A relatively recent innovation in soft contact lenses has been the addition of a photochromic molecule. This additive, as the name implies, will darken when exposed to ultraviolet and/or high-energy visible light such as that encountered outdoors on a sunny day. The basic idea behind this photolabile additive is that it helps to modulate light entry into the eye according to ambient illumination. Hence, it is darkest in bright light and mostly clear or minimally activated in dim light. A recent empirical study has shown that the lens demonstrates reduced visual issues, such as glare disability and discomfort, while speeding photostress recovery.1 Renzi-Hammond et al.1 used a violet activator to test the lens as it would be expected to be darkened in a typical outdoor situation. The photochromic lenses, however, are meant to be worn inside as well. Hence, the question of how these lenses influence vision indoors (e.g., in a building or inside a motor vehicle) is also relevant.
People do encounter high-energy light in environments that are human made. Most ordinary window glass, for instance, transmits at least half of the incident ultraviolet-A,2,3 including the side windows of cars.4 A number of sources of artificial light contain a significant amount of violet wavelengths and sometimes even ultraviolet wavelengths. Sayre et al.5 measured a variety of low-wattage light sources that are widely used for interior lighting and found the following:
Indoor light sources including fluorescent, quartz halogen, and even tungsten filament incandescent lamps provided ultraviolet-A, ultraviolet-B, and sometimes ultraviolet-C emissions. Intensities of some emissions were of similar magnitude to those in sunlight.
Since the original assessment by Sayre et al.,5 blue light–emitting diodes have been introduced and have revolutionized the lighting industry by making light-emitting diode–based bulbs that could yield white light. This also means that indoor illumination contains even higher levels of short-wave energy than was previously encountered with less efficient sources such as tungsten. As white light-emitting diodes age, the polymer-epoxy coating degrades, and the amount of high energy short-wave light emitted by the light-emitting diode increases.6 A number of studies have suggested that this more energy-efficient illumination poses even greater risk for human health including direct risk for ocular actinic damage.7–9 Certainly, individuals who are sensitive to damage due to ultraviolet light (e.g., patients with photosensitizing conditions such as erythropoietic protoporphyria) are cautioned to also wear ultraviolet blockers inside because of the prevalence of ultraviolet sources indoors.5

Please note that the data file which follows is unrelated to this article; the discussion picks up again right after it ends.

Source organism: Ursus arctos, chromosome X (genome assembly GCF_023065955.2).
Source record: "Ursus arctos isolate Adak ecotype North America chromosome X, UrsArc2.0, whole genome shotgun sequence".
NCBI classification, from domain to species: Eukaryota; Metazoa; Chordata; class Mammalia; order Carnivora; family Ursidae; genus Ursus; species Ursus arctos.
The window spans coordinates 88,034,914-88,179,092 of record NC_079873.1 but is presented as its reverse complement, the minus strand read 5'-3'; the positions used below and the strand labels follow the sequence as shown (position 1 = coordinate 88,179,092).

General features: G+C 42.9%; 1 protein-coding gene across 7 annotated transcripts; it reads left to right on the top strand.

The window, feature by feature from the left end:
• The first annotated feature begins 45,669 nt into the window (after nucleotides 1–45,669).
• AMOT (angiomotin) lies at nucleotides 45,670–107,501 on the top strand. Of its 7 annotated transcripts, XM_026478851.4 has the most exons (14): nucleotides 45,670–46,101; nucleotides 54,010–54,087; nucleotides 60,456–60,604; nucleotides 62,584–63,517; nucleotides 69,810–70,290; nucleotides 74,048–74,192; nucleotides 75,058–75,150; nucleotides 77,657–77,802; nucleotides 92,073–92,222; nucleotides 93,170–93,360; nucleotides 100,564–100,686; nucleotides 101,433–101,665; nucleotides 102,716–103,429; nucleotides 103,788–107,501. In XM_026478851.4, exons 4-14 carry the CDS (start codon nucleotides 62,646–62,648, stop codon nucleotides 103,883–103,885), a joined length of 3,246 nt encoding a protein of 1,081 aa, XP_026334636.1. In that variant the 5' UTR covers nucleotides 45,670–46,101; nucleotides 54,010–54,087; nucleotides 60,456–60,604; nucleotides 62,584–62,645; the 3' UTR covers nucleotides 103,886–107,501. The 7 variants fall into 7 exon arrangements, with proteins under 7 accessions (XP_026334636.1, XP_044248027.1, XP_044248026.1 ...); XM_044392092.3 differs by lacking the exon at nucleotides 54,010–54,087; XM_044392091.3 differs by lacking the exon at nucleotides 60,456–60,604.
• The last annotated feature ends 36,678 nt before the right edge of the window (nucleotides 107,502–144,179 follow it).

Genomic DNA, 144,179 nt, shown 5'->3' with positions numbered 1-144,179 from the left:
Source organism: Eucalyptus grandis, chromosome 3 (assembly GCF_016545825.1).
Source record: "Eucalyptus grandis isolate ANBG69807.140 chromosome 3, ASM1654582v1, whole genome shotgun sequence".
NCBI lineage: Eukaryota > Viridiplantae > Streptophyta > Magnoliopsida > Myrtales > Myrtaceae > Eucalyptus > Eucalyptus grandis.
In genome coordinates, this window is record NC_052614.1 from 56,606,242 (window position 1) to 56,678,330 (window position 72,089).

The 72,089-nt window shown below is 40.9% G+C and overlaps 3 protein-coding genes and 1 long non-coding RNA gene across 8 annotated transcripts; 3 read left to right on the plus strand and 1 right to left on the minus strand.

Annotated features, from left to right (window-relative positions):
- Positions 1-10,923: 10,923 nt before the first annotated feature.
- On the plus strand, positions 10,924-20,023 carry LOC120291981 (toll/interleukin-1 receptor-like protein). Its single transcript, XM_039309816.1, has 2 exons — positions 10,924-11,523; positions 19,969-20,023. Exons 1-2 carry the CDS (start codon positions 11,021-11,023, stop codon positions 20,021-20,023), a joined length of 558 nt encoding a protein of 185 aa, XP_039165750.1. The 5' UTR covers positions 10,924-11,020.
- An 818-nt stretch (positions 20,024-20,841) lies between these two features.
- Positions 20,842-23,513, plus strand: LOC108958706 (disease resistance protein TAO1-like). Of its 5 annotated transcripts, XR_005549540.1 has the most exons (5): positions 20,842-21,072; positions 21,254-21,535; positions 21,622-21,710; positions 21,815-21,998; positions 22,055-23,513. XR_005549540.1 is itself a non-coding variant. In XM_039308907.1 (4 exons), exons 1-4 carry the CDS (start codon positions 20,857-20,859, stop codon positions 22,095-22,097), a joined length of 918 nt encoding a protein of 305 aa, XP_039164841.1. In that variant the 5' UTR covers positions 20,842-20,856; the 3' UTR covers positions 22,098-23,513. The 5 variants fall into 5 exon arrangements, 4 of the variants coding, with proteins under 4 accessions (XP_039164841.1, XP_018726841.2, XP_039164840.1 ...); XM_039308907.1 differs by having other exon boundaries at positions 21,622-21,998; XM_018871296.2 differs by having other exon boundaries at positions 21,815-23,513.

Ambient light drives overall adaptive state, and what is considered bright or glaring is relative to that state, for example, the perception of intense brightness when opening a refrigerator in the middle of the night. In fact, one of the most nonlinear psychometric functions in sensory science deals with the perception of brightness.10 In a typical magnitude estimation experiment, the brightness response is magnified at low energies. That is, its aversiveness is amplified at low energy and is compressed at high energy.
Taken together, it seems possible that a photochromic contact lens could activate to some degree when an individual is not outdoors (e.g., in a building or vehicle) and that such activation, despite being relatively minimal, could have a meaningful influence on visual function when compared with a clear lens that does not change. In this study, we used a contralateral subject-masked design to compare visual effects across a nonphotochromic and minimally activated photochromic lens. We selected a range of variables that were consistent with those we previously measured on a different sample with the photochromic activated using a violet activator1: photostress recovery time, glare disability, glare discomfort, and chromatic contrast.